Zolpidem (Ambien, an imidazopyridine) and eszopiclone (Lunesta, a cyclopyrrolone) are nonben-zodiazepines and have been introduced as short- and moderate-acting hypnotics, respectively. Zolpidem exhibits a high selectivity for the ai subunit of benzodiazepine-binding site on GABAA receptor complex, whereas es-zopiclone is a "superagonist" at BzRs with the subunit composition a1p2j2 and a1j2y3. Zolpidem has a rapid onset of action of 1.6 hours and good bioavailability (72%), mainly because it is lipophilic and has no ionizable groups at physiological pH. Food can prolong the time to peak concentration without affecting the half-life probably for the same reason. It has short elimination half-life, because its aryl methyl groups is extensively a-hydroxylated to inactive metabolites by CYP3A4 followed by further oxidation by aldehyde dehydrogenase to the ionic car-boxylic acid. The metabolites are inactive, short-lived, and eliminated in the urine. Its half-life in the elderly or the patients with liver disease is increased. Therefore, dosing should be modified in patients with hepatic insufficiency and the elderly. Because it has longer elimination half-life than zaleplon, it may be preferred for sleep maintenance. It was the most commonly prescribed drug for insomnia in 2001.
Zopiclone was originally marketed as a racemic mixture. Because its ^-isomer is a primary active hypnotic, it is now marketed as eszopiclone in the United States. It is less selective for the a1 subunit of GABAA receptor, and it has relatively longer elimination half-life (~6 hours) than zolpidem and zaleplon. Consequently, it may be used for patients who tend to awaken during the night.
Zaleplon. Zaleplon (Sonata, a pyrazolopyrimidine) is another short-acting nonbenzodiazepine hypnotic. Pharmacologically and pharmacokinetically, zaleplon is similar to zolpidem; both are hypnotic agents with short half-lives. It also has selective high affinity for a1-subunit containing BzRs but produces effects at other BzR/GABAA subtypes as well. Zaleplon is well absorbed following oral administration with an absolute bioavailability of approximately 30% because of significant presystemic metabolism. It exhibits a mean half-life of approximately 1 hour, with less than 1% of the dose excreted unchanged in urine. It is primarily metabolized by aldehyde oxidase to 5-oxo-zaleplon and is also metabolized to a lesser extent by CYP3A4. n-demethylation yields desethylzaleplon, which is quickly converted, presumably by aldehyde oxidase, to 5-oxo-de-sethylzaleplon. These oxidative metabolites are then converted to glucuronides and eliminated in urine. All of zal-eplon's metabolites are pharmacologically inactive. It may have a more rapid onset (about 1 hour) and termination of action than zolpidem, and therefore, it is good to initiate sleep instead of keeping sleep.
Melatonin Receptor Agonist: Ramelteon
In the brain, three melatonin receptors (MT1, MT2, and MT3) have been characterized. Activation of the MT1 receptor results in sleepiness, whereas the MT2 receptor may be related to the circadian rhythm. MT3 receptors may be related to intraocular pressure. Their endogenous ligand, melatonin (n-acetyl-5-methoxytryptamine), at times referred to as "the hormone of darkness," is n-acetylated and o-methylated product of serotonin found in the pineal gland and is biosynthesized and released at night and may play a role in the circadian rhythm of humans. It is promoted commercially as a sleep aid by the food supplement industry. However, it is a poor hypnotic drug because of its poor potency, poor absorption, poor oral bioavailability, rapid metabolism, and nonselective effects.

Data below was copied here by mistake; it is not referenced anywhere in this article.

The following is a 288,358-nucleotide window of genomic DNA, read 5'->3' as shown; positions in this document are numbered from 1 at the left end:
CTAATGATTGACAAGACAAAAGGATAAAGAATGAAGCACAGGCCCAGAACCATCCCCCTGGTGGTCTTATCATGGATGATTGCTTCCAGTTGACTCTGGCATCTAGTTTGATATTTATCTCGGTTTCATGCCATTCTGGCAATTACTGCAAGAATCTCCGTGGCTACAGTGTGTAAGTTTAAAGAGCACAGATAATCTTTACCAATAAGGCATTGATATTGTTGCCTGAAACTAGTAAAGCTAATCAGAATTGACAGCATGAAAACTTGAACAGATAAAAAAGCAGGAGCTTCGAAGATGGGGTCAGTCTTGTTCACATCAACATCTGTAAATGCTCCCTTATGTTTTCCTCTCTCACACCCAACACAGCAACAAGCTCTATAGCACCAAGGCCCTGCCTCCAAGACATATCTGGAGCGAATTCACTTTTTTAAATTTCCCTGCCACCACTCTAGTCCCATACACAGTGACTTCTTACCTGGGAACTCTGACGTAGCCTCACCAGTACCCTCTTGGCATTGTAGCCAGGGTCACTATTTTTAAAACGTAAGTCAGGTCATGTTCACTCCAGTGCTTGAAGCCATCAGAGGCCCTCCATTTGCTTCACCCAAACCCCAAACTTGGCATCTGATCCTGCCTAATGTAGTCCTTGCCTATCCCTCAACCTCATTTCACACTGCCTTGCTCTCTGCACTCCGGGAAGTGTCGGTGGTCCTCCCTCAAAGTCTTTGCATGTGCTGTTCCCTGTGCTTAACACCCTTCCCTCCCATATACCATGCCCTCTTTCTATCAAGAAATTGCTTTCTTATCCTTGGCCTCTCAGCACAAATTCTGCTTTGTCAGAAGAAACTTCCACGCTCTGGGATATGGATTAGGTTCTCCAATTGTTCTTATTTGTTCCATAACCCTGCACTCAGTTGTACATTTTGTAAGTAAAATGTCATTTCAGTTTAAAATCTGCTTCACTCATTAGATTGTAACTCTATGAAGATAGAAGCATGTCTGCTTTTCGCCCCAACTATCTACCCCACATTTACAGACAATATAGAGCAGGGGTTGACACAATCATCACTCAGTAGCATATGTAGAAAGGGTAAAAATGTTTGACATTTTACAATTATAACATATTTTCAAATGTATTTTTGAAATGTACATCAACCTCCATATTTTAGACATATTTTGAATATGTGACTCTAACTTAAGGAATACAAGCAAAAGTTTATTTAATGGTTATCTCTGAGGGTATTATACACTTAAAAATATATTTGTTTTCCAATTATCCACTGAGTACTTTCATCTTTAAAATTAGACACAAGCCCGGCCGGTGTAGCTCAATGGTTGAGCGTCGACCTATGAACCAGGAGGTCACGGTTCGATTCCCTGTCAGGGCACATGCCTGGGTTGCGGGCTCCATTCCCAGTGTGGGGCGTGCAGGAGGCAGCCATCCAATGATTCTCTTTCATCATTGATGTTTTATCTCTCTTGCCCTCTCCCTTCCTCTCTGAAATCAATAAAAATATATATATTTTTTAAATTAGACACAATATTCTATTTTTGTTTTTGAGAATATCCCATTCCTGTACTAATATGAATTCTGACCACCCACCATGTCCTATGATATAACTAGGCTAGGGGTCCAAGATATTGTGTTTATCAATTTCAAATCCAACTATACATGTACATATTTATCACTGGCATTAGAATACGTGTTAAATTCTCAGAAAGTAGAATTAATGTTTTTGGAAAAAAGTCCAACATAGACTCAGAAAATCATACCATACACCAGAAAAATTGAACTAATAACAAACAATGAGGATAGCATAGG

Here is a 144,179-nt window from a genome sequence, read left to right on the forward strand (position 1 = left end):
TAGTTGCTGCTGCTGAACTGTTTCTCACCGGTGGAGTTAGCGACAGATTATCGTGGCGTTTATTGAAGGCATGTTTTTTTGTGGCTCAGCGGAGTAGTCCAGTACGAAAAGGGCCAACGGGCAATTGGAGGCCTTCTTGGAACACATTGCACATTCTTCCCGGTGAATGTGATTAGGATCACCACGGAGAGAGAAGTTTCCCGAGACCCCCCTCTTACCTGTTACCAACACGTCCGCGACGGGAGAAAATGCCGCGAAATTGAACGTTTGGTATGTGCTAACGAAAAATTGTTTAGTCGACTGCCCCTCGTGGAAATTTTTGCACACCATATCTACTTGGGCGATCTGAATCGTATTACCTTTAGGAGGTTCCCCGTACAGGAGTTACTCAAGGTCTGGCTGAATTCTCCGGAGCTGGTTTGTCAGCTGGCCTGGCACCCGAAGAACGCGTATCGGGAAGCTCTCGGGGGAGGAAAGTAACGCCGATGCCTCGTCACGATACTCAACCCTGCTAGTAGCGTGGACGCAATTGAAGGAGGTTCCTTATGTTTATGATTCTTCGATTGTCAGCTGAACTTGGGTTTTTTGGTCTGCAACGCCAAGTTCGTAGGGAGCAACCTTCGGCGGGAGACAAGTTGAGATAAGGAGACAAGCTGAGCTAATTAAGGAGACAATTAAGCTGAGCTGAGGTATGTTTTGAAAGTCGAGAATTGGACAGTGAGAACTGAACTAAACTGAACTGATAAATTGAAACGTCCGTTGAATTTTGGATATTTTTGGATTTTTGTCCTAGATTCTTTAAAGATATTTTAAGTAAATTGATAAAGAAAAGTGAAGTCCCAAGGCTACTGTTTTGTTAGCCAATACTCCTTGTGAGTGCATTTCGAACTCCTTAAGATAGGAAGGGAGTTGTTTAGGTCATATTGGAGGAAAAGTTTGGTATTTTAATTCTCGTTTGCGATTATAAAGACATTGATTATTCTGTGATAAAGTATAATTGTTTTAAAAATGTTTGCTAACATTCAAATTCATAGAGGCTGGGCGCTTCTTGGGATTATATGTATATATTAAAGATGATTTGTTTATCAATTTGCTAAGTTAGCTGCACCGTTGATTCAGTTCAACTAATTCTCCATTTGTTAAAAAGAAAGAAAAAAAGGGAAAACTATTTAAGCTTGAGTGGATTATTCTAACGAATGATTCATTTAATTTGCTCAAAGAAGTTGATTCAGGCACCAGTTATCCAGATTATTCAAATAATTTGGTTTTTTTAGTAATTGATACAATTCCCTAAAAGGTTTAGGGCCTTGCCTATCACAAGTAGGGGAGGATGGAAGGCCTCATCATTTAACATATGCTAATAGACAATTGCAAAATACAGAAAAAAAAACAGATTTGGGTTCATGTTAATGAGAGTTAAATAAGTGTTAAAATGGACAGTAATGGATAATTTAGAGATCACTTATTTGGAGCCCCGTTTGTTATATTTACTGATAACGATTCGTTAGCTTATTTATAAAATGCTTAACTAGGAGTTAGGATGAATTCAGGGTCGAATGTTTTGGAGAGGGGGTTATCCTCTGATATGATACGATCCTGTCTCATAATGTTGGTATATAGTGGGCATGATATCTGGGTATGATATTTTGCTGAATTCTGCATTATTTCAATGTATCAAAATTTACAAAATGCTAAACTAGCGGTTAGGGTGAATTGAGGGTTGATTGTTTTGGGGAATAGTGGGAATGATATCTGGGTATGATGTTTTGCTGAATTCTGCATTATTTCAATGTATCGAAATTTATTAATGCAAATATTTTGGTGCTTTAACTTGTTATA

Ramelteon (Rozerem). The melatonin molecule was modified mainly by replacing the nitrogen of the indole ring with a carbon to give an indane ring and by incorporating 5-methoxyl group in the indole ring into a more rigid furan ring. The selectivity of the resulting ramelteon for MTi receptor is eight times more than that of MT2 receptor. Unlike melatonin, it is more effective in initiating sleep (MT1 activity) rather than to readjust the circadian rhythm (MT2 activity). It appears to be distinctly more efficacious than melatonin but less efficacious than benzodiazepines as a hypnotic. Importantly, this drug has no addiction liability (it is not a controlled substance). As a result, it has recently been approved for the treatment of insomnia.
The barbiturates were used extensively as sedative-hypnotic drugs. Except for a few specialized uses, they have been replaced largely by the much safer benzodiazepine. Barbiturates act throughout the CNS. However, they exert most of their characteristic CNS effects mainly by binding to an allosteric recognition site on GABAa receptors that positively modulates the effect of the GABAA receptor— GABA binding. Unlike benzodiazepines, they bind at different binding sites and appear to increase the duration of the GABA-gated chloride channel openings. In addition, by binding to the barbiturate modulatory site, barbiturates can also increase chloride ion flux without GABA attaching to its receptor site on GABAA. This has been termed a GABA mimetic effect. It is thought to be related to the profound CNS depression that barbiturates can produce.